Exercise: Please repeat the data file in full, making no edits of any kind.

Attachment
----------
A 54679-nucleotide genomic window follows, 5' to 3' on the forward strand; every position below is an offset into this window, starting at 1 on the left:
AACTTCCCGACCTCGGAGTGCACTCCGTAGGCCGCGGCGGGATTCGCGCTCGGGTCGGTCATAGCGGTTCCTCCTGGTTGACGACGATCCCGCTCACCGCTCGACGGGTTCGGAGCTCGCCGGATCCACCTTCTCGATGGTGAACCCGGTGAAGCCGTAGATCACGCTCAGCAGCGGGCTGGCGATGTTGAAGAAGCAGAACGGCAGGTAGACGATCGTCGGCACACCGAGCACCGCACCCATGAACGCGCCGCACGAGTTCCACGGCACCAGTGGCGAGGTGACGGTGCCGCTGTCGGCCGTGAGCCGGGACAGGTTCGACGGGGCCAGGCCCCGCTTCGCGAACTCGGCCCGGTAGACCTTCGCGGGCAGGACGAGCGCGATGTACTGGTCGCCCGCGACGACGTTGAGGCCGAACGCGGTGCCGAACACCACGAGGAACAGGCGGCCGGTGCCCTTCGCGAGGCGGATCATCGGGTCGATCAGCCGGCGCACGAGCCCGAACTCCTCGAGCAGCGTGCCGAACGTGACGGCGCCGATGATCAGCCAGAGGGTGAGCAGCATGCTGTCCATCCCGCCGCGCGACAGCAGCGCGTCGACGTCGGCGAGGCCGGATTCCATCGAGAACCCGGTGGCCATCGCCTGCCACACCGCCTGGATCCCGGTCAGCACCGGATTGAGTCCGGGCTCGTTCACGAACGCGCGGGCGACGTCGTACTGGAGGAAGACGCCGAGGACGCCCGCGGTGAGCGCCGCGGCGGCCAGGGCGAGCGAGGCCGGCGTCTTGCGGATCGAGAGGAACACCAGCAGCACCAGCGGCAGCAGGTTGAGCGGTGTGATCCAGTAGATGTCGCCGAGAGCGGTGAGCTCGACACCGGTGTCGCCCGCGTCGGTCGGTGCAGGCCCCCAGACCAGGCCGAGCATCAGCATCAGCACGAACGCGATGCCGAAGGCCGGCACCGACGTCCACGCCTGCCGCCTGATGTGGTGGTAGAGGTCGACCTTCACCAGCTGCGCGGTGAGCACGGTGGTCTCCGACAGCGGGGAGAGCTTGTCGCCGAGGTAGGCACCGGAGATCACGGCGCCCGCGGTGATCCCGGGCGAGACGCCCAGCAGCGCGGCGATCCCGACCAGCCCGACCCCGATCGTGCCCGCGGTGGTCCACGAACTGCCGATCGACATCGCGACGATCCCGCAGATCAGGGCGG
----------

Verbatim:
A 54679-nucleotide genomic window follows, 5' to 3' on the forward strand; every position below is an offset into this window, starting at 1 on the left:
AACTTCCCGACCTCGGAGTGCACTCCGTAGGCCGCGGCGGGATTCGCGCTCGGGTCGGTCATAGCGGTTCCTCCTGGTTGACGACGATCCCGCTCACCGCTCGACGGGTTCGGAGCTCGCCGGATCCACCTTCTCGATGGTGAACCCGGTGAAGCCGTAGATCACGCTCAGCAGCGGGCTGGCGATGTTGAAGAAGCAGAACGGCAGGTAGACGATCGTCGGCACACCGAGCACCGCACCCATGAACGCGCCGCACGAGTTCCACGGCACCAGTGGCGAGGTGACGGTGCCGCTGTCGGCCGTGAGCCGGGACAGGTTCGACGGGGCCAGGCCCCGCTTCGCGAACTCGGCCCGGTAGACCTTCGCGGGCAGGACGAGCGCGATGTACTGGTCGCCCGCGACGACGTTGAGGCCGAACGCGGTGCCGAACACCACGAGGAACAGGCGGCCGGTGCCCTTCGCGAGGCGGATCATCGGGTCGATCAGCCGGCGCACGAGCCCGAACTCCTCGAGCAGCGTGCCGAACGTGACGGCGCCGATGATCAGCCAGAGGGTGAGCAGCATGCTGTCCATCCCGCCGCGCGACAGCAGCGCGTCGACGTCGGCGAGGCCGGATTCCATCGAGAACCCGGTGGCCATCGCCTGCCACACCGCCTGGATCCCGGTCAGCACCGGATTGAGTCCGGGCTCGTTCACGAACGCGCGGGCGACGTCGTACTGGAGGAAGACGCCGAGGACGCCCGCGGTGAGCGCCGCGGCGGCCAGGGCGAGCGAGGCCGGCGTCTTGCGGATCGAGAGGAACACCAGCAGCACCAGCGGCAGCAGGTTGAGCGGTGTGATCCAGTAGATGTCGCCGAGAGCGGTGAGCTCGACACCGGTGTCGCCCGCGTCGGTCGGTGCAGGCCCCCAGACCAGGCCGAGCATCAGCATCAGCACGAACGCGATGCCGAAGGCCGGCACCGACGTCCACGCCTGCCGCCTGATGTGGTGGTAGAGGTCGACCTTCACCAGCTGCGCGGTGAGCACGGTGGTCTCCGACAGCGGGGAGAGCTTGTCGCCGAGGTAGGCACCGGAGATCACGGCGCCCGCGGTGATCCCGGGCGAGACGCCCAGCAGCGCGGCGATCCCGACCAGCCCGACCCCGATCGTGCCCGCGGTGGTCCACGAACTGCCGATCGACATCGCGACGATCCCGCAGATCAGGGCGG